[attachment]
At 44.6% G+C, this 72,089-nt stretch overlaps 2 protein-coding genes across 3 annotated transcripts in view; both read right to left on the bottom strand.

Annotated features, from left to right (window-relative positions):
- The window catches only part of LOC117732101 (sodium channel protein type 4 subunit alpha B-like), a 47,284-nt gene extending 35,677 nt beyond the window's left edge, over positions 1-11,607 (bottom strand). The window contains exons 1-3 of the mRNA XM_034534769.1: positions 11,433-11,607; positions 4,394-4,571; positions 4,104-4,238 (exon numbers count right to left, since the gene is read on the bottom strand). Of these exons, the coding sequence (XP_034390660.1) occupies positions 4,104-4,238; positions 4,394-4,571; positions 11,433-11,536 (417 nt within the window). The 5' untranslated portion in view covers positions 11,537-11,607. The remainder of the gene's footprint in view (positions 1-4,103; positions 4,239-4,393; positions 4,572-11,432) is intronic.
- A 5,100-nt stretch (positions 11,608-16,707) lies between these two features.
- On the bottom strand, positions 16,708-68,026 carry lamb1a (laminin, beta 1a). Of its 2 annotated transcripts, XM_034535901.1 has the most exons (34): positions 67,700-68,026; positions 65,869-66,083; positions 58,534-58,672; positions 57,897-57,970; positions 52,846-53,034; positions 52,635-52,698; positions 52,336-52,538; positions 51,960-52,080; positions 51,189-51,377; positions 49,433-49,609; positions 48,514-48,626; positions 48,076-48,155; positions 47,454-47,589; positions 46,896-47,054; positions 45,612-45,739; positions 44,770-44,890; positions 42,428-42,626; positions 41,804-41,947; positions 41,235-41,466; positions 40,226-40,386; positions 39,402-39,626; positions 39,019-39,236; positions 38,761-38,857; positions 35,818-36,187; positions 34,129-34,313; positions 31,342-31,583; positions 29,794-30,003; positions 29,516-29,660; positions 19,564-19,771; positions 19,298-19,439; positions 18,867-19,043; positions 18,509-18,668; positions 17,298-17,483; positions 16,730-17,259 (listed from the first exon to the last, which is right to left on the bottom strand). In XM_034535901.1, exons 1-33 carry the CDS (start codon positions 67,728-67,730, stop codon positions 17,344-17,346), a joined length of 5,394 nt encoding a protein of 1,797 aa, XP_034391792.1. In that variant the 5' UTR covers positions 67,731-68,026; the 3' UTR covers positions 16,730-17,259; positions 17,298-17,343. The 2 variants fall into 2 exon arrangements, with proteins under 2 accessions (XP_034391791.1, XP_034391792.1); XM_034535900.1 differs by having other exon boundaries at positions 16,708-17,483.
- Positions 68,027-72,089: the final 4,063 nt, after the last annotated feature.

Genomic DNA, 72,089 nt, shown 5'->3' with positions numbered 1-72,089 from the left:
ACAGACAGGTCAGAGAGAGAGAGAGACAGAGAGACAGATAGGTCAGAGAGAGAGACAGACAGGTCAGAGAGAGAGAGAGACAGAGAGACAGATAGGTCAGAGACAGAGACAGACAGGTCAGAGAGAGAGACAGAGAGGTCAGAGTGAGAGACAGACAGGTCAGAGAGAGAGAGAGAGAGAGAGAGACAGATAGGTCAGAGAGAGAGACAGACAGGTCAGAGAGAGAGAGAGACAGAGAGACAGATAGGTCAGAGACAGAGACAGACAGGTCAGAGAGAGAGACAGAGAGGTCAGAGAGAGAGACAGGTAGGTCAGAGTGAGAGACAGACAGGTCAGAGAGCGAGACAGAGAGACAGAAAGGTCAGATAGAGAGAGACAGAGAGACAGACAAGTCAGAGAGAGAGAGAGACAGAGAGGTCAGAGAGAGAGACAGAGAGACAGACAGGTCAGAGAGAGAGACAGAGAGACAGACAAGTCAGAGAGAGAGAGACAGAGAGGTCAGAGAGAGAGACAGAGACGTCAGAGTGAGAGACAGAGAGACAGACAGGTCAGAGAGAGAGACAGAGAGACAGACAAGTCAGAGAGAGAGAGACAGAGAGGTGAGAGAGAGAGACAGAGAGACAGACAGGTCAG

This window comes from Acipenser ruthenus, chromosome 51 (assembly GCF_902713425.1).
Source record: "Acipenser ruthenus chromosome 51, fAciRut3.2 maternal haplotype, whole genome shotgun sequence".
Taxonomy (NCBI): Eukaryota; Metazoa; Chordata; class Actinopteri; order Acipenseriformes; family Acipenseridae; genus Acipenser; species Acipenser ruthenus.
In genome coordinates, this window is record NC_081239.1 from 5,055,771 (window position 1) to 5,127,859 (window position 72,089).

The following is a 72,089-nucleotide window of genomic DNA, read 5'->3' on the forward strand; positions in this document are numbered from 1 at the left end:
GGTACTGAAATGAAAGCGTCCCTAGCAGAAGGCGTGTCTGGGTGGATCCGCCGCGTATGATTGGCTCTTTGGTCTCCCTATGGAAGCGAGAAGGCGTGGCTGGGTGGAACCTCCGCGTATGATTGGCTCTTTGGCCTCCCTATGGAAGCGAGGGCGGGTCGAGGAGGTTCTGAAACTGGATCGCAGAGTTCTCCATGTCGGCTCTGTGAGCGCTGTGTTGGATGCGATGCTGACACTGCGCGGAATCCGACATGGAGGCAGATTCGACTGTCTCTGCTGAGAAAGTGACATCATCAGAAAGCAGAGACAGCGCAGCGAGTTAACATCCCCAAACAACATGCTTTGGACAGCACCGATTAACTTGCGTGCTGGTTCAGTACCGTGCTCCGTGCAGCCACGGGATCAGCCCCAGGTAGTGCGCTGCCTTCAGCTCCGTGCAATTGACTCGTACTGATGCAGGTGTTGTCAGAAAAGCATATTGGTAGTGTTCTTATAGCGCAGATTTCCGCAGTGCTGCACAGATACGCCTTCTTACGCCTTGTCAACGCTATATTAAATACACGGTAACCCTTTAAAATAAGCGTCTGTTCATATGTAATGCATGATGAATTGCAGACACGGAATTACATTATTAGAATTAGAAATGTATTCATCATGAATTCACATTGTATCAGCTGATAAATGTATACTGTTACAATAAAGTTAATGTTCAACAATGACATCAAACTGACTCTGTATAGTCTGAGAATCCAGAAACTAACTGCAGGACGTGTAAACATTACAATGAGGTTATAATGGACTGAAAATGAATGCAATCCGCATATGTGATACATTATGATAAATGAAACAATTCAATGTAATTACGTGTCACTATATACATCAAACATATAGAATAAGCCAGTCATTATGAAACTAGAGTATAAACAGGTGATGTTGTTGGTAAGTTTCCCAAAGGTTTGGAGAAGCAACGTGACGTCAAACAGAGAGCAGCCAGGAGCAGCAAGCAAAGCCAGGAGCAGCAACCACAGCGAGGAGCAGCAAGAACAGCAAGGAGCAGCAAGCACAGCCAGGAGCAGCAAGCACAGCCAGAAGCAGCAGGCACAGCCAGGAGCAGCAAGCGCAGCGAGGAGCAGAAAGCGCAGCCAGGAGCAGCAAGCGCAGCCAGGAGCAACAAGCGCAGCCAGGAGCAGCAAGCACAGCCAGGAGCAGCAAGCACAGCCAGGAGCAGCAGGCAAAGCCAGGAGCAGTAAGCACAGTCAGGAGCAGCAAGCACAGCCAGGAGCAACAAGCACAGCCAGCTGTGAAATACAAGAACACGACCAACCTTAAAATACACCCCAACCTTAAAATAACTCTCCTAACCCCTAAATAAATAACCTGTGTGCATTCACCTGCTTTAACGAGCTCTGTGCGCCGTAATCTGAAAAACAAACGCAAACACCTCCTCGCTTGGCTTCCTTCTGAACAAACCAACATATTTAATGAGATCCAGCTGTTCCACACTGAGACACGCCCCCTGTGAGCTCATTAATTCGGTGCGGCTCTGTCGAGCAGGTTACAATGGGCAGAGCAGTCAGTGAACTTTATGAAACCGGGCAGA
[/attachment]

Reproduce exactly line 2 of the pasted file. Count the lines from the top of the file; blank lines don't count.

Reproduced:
Annotated features, from left to right (window-relative positions):